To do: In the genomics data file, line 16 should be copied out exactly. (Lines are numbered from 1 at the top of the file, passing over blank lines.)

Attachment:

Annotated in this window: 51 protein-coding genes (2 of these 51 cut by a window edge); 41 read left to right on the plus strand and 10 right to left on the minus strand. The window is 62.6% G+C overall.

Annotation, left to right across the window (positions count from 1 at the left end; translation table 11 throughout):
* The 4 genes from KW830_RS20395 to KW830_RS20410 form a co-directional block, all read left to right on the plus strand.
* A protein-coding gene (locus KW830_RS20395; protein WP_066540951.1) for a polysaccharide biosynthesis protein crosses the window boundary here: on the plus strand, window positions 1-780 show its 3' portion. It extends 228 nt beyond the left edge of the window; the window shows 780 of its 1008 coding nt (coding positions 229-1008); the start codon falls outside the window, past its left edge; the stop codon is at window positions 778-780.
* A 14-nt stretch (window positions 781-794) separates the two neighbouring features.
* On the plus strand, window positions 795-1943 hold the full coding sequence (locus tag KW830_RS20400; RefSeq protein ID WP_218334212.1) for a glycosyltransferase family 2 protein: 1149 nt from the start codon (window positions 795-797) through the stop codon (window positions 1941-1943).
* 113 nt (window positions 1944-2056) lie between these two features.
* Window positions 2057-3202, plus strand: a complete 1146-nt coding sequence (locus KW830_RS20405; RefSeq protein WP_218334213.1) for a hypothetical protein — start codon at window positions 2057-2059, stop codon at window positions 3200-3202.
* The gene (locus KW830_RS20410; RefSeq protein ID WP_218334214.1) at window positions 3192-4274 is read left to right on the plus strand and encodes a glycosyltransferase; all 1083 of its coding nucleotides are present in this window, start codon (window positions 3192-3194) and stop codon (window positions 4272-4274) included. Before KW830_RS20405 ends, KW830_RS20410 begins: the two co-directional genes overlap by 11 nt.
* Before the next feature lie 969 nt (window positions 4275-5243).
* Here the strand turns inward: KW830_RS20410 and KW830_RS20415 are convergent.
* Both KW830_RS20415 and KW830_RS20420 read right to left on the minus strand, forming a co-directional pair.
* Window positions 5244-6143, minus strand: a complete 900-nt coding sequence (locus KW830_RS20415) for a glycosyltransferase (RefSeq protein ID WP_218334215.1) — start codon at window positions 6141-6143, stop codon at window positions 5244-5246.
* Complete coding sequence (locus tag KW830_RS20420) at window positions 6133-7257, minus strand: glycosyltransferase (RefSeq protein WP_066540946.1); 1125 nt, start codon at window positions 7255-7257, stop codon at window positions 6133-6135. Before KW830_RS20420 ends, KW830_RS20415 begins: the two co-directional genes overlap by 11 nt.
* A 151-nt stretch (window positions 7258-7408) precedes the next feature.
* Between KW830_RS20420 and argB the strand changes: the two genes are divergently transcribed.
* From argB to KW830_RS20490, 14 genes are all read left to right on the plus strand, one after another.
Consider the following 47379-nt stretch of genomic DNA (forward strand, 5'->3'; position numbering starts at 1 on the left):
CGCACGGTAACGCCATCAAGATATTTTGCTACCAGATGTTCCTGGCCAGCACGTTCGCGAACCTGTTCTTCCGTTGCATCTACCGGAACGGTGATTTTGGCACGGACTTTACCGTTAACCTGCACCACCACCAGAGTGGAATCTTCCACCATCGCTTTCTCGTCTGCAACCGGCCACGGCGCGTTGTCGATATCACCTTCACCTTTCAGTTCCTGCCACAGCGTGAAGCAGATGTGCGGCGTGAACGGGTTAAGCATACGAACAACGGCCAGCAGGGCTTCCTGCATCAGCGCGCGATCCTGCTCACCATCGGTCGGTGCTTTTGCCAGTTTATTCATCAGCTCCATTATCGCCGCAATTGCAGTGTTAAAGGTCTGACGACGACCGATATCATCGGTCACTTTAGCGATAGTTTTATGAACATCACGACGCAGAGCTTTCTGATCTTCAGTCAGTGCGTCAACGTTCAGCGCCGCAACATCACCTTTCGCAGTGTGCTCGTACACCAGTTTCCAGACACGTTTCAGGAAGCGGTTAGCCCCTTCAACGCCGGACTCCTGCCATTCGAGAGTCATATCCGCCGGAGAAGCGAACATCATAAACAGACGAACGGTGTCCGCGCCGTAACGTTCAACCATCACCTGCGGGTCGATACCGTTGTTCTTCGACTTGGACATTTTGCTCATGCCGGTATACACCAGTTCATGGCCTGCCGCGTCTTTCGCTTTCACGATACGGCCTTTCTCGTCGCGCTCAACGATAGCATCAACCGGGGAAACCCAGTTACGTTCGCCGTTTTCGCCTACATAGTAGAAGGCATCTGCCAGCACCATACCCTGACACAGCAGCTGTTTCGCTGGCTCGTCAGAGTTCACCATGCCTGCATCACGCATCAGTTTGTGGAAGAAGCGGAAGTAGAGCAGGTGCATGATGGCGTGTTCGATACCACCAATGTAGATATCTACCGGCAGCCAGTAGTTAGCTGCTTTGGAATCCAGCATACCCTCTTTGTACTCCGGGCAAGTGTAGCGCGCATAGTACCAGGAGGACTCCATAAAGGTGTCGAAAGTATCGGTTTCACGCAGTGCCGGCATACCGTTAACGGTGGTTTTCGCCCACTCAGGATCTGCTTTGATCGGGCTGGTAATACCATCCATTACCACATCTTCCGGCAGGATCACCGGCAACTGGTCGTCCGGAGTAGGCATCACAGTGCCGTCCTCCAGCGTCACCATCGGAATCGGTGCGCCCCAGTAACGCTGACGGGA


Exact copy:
* Between KW830_RS20420 and argB the strand changes: the two genes are divergently transcribed.